Jonny Imerman

Adversity: Diagnosed with testicular cancer at age 26.

Advocacy: Founded Imerman Angels to support people affected by cancer.

“You start out in the beginning to help other people because it’s important with the short life we live. But somewhere along the way you realize it uplifts our spirit, helps us find peace and purpose.”

Jonny Imerman was a typical 26-year-old, working, exercising, dating, trying to determine his life path, when he was diagnosed with testicular cancer. He underwent chemotherapy, but had a recurrence about two years later, as four tumors were discovered behind his kidneys. He had the support of his family and friends throughout. “I had all this support and love around me. My mom was great. My family was great. I had 10 people around me every day visiting me while I had chemo. It was a like a party,” he says. But something was missing. “I didn’t know any other young adult cancer survivors,” he says. “It’s a different conversation when you can look someone face to face: You’ve done this before? Tell me what I should know.”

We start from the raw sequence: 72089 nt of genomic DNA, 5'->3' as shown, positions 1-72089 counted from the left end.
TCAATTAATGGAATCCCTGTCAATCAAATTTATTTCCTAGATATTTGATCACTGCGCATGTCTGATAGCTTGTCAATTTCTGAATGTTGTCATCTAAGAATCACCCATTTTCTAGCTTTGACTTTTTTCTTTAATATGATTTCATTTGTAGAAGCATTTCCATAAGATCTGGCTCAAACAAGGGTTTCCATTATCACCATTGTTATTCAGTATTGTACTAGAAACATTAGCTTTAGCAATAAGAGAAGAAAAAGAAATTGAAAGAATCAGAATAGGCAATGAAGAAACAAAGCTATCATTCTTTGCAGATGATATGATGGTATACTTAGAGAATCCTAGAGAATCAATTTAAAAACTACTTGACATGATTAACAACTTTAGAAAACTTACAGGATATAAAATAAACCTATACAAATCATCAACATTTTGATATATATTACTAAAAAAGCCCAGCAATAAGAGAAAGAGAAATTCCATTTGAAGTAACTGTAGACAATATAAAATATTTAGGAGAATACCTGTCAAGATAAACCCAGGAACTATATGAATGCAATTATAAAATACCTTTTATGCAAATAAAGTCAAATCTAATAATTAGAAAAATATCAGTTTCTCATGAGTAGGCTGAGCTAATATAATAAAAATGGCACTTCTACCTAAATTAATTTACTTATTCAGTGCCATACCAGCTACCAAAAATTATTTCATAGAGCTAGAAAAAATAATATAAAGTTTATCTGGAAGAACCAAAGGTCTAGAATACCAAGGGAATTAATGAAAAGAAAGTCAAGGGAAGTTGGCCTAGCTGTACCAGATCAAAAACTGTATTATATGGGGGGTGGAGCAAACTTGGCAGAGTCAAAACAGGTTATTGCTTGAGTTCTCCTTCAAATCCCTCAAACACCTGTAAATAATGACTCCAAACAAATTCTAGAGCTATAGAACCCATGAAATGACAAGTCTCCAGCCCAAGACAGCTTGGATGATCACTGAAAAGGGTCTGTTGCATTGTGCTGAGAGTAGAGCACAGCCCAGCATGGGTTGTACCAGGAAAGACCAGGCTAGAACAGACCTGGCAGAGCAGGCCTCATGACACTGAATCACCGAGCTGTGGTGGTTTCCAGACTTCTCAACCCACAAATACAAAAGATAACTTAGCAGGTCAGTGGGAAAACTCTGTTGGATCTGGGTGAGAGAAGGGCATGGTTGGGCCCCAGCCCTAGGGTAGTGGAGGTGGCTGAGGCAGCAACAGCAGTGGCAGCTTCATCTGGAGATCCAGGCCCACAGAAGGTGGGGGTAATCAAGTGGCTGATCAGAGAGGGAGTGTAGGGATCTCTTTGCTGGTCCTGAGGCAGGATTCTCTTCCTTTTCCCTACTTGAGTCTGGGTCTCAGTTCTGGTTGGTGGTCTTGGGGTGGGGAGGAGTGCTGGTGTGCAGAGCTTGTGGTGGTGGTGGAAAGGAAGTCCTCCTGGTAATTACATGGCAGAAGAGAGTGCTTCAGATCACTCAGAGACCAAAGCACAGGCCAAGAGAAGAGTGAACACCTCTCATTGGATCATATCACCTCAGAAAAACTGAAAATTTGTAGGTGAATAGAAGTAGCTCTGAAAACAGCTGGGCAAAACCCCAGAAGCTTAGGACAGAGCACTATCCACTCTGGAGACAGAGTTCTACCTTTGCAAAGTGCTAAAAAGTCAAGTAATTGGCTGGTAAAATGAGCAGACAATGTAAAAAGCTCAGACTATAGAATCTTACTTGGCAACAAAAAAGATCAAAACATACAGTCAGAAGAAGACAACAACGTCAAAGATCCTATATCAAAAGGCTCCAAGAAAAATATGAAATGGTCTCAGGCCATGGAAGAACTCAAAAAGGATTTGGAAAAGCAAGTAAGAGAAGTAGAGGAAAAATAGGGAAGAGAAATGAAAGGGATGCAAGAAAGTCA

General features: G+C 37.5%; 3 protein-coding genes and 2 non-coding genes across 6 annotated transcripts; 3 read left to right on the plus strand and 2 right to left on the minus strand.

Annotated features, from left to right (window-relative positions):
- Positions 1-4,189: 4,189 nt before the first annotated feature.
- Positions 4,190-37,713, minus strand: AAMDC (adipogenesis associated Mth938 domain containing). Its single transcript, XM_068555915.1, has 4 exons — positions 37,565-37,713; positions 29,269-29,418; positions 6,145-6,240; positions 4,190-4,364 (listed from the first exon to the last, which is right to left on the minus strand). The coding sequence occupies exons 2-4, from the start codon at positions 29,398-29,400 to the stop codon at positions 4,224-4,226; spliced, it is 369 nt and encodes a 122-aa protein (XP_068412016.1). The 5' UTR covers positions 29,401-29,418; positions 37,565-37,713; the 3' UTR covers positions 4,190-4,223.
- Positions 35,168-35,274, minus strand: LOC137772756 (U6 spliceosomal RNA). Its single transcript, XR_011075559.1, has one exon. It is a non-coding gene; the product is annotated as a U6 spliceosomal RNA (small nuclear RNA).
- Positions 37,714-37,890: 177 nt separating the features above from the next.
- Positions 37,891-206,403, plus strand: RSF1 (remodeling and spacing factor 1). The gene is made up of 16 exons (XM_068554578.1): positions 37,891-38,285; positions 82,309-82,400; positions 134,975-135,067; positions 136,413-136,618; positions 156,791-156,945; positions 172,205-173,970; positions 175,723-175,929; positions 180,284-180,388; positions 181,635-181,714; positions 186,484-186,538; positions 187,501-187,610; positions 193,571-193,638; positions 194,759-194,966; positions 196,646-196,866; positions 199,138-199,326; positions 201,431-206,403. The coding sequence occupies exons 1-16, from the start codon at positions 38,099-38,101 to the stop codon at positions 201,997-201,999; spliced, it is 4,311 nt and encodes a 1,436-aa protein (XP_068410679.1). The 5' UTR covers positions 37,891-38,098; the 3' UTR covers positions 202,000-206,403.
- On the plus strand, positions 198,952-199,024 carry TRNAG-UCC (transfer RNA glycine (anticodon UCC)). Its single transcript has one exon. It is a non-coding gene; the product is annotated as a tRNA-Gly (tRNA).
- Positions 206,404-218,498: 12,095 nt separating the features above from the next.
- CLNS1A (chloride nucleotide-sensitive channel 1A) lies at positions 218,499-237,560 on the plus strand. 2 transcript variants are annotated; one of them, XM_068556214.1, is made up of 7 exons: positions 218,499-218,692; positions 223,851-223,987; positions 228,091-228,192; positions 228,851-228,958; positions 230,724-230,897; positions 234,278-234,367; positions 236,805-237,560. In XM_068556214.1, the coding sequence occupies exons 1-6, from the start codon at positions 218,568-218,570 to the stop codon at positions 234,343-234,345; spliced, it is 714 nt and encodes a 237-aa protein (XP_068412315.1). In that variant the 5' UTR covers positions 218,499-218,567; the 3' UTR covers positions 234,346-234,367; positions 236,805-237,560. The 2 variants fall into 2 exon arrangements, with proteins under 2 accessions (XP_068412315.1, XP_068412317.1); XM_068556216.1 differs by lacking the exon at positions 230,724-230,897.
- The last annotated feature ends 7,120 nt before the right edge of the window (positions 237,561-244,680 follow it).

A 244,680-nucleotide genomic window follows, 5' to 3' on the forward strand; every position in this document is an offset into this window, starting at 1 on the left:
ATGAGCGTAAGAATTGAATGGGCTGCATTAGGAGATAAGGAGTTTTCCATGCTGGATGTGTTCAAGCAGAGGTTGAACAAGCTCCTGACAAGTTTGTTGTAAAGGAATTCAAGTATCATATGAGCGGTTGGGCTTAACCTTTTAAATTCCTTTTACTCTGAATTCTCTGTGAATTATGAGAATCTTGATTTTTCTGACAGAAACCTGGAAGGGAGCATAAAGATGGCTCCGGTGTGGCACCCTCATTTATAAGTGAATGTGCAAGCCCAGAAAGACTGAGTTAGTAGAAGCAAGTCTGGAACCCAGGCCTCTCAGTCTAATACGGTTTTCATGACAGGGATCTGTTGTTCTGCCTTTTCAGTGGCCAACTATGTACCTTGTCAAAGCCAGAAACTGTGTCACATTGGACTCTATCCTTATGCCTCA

Seeing what was missing from his support group, in 2003 Jonny created Imerman Angels ( to fill that gap for others. Imerman Angels provides one-to-one matches between those who are fighting or have survived cancer with others the same age and gender who have fought and survived the same form of cancer. Imerman Angels provides similar support for caregivers – spouses, parents, children and other family and friends of people battling cancer. To date, there is a network of 6,000 survivors and caregivers – the Angels – in 60 countries, having helped 10,000 people impacted by cancer. “People think they’re the only ones,” says Jonny, now 38. “They are so excited somebody else is out there surviving the same cancer. There’s an amazing bond – I’m such a believer in connecting on a shared experience.”

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